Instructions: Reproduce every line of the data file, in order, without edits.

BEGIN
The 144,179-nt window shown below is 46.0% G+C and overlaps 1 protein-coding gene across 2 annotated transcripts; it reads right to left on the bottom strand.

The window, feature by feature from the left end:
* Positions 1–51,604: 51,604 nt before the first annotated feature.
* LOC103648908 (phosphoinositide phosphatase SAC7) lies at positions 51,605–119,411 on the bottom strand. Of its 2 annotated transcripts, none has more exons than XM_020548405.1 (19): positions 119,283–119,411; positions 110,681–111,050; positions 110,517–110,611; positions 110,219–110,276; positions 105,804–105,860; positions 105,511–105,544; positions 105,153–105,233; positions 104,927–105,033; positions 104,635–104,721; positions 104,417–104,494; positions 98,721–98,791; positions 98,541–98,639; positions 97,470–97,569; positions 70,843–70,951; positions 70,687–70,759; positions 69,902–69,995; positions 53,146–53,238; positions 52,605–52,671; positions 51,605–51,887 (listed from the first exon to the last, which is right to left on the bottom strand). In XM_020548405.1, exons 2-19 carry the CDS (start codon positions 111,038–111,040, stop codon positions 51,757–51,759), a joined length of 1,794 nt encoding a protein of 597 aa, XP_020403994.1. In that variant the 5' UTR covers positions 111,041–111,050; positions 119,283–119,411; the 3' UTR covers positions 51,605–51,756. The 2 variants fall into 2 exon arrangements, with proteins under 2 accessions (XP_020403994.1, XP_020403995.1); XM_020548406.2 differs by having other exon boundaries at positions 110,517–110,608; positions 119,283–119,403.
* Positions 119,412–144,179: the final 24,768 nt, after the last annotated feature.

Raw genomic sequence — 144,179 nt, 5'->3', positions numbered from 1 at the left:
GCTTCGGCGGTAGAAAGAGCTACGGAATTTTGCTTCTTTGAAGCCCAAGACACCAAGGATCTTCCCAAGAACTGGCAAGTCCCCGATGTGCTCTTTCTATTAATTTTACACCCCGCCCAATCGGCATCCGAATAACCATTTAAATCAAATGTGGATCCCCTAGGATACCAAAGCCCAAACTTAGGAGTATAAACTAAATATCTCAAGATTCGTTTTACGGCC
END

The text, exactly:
The 144,179-nt window shown below is 46.0% G+C and overlaps 1 protein-coding gene across 2 annotated transcripts; it reads right to left on the bottom strand.

The window, feature by feature from the left end:
* Positions 1–51,604: 51,604 nt before the first annotated feature.
* LOC103648908 (phosphoinositide phosphatase SAC7) lies at positions 51,605–119,411 on the bottom strand. Of its 2 annotated transcripts, none has more exons than XM_020548405.1 (19): positions 119,283–119,411; positions 110,681–111,050; positions 110,517–110,611; positions 110,219–110,276; positions 105,804–105,860; positions 105,511–105,544; positions 105,153–105,233; positions 104,927–105,033; positions 104,635–104,721; positions 104,417–104,494; positions 98,721–98,791; positions 98,541–98,639; positions 97,470–97,569; positions 70,843–70,951; positions 70,687–70,759; positions 69,902–69,995; positions 53,146–53,238; positions 52,605–52,671; positions 51,605–51,887 (listed from the first exon to the last, which is right to left on the bottom strand). In XM_020548405.1, exons 2-19 carry the CDS (start codon positions 111,038–111,040, stop codon positions 51,757–51,759), a joined length of 1,794 nt encoding a protein of 597 aa, XP_020403994.1. In that variant the 5' UTR covers positions 111,041–111,050; positions 119,283–119,411; the 3' UTR covers positions 51,605–51,756. The 2 variants fall into 2 exon arrangements, with proteins under 2 accessions (XP_020403994.1, XP_020403995.1); XM_020548406.2 differs by having other exon boundaries at positions 110,517–110,608; positions 119,283–119,403.
* Positions 119,412–144,179: the final 24,768 nt, after the last annotated feature.

Raw genomic sequence — 144,179 nt, 5'->3', positions numbered from 1 at the left:
GCTTCGGCGGTAGAAAGAGCTACGGAATTTTGCTTCTTTGAAGCCCAAGACACCAAGGATCTTCCCAAGAACTGGCAAGTCCCCGATGTGCTCTTTCTATTAATTTTACACCCCGCCCAATCGGCATCCGAATAACCATTTAAATCAAATGTGGATCCCCTAGGATACCAAAGCCCAAACTTAGGAGTATAAACTAAATATCTCAAGATTCGTTTTACGGCC